How I Travel: Kelly Liken
Kelly Liken: Travels for the Flavor
Kelly Liken knows her way around the kitchen—and she proved it on season 7 of Bravo’s hit show Top Chef. She was respected both by the judges and her fellow competitors, making it all the way to the final four. Even though she didn’t win, Kelly got some free travel out of the deal: the last two episodes were shot in Singapore.
Read more to hear the celebrated chef sound off on her favorite meal ever, the glories of Mexican street food and the (secret) island that she fell in love with.
My first vivid travel memory is going to Washington D.C. when I was a kid.
My dad did a lot of work there and we’d drive down from Pittsburgh on the weekends to visit him and do tons of sightseeing. I think that was what hooked me because it was the first time my sister and I traveled not to ‘see grandma’ but to see a city. That’s where I got hooked.
Professionally, travel has become something that allows me to get outside of my box and spark my creativity.
My husband and I like to travel a couple times a year really to refresh and recharge that creative spirit.
I like a nice hotel…I’m not a big camper.
But you’ll rarely see us in a Cancun or a Puerto Vallarta. We’re looking more for the small town where we can immerse ourselves in the culture of the place.
My husband and I really like to plan our trips not around work.
Right now I’m traveling a lot for work, and it’s really interesting, but when we take a two week trip it’s something that’s opposite from work so that we can kind of step away from it for a minute.
We’re looking more for the small town where we can immerse ourselves in the culture of the place.
As a chef there’s always a part of you that’s asking, “Where’s the next place that I can try some delicious food?” And that really sparked the idea for a southern trip. Those Southern traditions— the barbecue, the bourbon, the New Orleans food scene— they’re what started the idea. And those are foods you can’t really get anywhere else but in the South, so we wanted to go to the birthplace of those flavors.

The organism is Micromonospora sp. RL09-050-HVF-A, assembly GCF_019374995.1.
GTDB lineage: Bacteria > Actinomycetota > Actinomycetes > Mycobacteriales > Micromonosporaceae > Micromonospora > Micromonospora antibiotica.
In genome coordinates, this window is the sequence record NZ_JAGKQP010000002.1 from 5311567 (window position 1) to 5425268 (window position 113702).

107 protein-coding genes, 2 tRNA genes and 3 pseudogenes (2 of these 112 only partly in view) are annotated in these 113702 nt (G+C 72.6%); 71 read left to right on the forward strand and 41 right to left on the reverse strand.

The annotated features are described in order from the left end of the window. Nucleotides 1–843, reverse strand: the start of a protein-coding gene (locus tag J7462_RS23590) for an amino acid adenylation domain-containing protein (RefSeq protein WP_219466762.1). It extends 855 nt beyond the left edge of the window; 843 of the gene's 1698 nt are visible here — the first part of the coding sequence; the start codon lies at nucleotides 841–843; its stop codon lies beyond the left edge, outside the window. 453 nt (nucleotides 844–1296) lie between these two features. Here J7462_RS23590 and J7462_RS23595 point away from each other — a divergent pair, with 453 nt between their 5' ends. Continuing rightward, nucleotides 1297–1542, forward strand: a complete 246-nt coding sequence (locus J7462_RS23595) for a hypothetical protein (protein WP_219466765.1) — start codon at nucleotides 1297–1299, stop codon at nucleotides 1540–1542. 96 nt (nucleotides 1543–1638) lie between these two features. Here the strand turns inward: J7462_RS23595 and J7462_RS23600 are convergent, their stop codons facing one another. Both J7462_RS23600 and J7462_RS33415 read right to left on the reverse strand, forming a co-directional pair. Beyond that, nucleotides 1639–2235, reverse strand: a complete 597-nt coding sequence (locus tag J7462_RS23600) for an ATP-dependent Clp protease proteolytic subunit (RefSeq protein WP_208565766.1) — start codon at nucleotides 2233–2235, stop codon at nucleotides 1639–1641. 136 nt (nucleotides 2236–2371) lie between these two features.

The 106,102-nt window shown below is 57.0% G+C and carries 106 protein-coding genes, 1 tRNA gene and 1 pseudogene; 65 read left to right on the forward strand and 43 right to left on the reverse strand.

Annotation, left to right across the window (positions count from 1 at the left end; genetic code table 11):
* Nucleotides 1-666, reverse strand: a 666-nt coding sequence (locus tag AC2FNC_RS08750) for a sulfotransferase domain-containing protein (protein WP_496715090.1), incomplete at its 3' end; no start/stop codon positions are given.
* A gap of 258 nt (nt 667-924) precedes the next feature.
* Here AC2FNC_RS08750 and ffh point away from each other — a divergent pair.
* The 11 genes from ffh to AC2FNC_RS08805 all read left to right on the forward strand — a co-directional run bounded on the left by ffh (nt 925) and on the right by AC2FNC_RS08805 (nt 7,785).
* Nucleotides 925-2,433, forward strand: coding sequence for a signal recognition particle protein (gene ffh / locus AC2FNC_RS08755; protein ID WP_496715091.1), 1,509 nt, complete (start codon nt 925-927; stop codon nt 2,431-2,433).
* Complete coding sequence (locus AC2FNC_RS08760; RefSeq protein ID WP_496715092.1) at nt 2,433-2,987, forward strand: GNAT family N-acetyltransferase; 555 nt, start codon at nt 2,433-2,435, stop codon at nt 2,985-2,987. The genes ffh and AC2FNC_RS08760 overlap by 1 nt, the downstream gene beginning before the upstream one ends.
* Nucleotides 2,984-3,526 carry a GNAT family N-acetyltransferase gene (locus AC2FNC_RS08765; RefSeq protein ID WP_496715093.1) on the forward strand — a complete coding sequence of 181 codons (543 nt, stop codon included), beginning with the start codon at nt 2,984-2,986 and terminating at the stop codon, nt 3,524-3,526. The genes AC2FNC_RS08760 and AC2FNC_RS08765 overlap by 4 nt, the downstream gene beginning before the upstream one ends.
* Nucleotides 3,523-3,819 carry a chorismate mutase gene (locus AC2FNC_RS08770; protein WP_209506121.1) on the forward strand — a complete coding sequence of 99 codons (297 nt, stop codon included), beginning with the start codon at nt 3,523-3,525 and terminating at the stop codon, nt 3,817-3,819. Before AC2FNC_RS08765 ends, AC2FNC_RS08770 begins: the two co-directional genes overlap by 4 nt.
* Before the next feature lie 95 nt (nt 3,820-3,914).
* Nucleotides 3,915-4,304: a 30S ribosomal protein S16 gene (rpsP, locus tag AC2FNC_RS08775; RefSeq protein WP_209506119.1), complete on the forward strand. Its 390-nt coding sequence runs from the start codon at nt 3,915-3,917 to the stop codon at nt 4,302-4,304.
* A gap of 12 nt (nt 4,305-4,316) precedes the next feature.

The first time I went to France I was in culinary school.
I went with my mom, and at the end of the trip she took me to Alain Ducasse’s restaurant Le Louis XV in Monaco. At the time he was the only chef alive who had won three Michelin stars at three different restaurants— so this was the culinary school kid’s Mecca. Honest to God I was moved to tears three times during the meal. Part of it was because it was a very special trip with my mom, and part of it was this surreal opportunity to be in this amazing restaurant. We ate about ten courses and the chef de cuisine came out and showed me the kitchen— it was probably the best meal of my life.
Travel is definitely connected to how I create dishes and design new menu items.
I think when you step away from what you do in day-to-day life, the creativity starts flowing. Beyond that, seeing different cultures (not just internationally but also different regions of this country) influences my menu items when I return. It’s always fun to go see something totally new and different then come back and start playing with those traditions.
I’ve eaten lots of foods that we as Americans might consider strange.
Most of them have been in Asia. In Hong Kong I ate a Thousand-Year Egg which looks really unappetizing to the American palette. I’ve eaten lamb brains in France, which were absolutely delicious. Recently in Singapore I ate durian (the stinky fruit) on national TV. That one was actually pretty gross.
I love street food! My favorite is probably from Mexico.
I think that people here think that Mexican food is only the tacos or burritos that we eat. But Mexico has so many regions that each have specific flavors and traditions. The food is so vibrant. In the Yucatan you’ll get these beautiful little fried masa boats with glazed meats and tangy pickled onions and spicy sauce— the flavors are so bold, I think it makes the perfect street food.
In fact, Mexico is probably my very favorite place to travel—because there’s so much to explore.
It’s so big and every state is like its own country. You cross a state line and all of a sudden the fashion is different, the food is different, the architecture is different. I just find it really interesting.
In the Yucatan you’ll get these beautiful little fried masa boats with glazed meats and tangy pickled onions and spicy sauce— the flavors are so bold, I think it makes the perfect street food.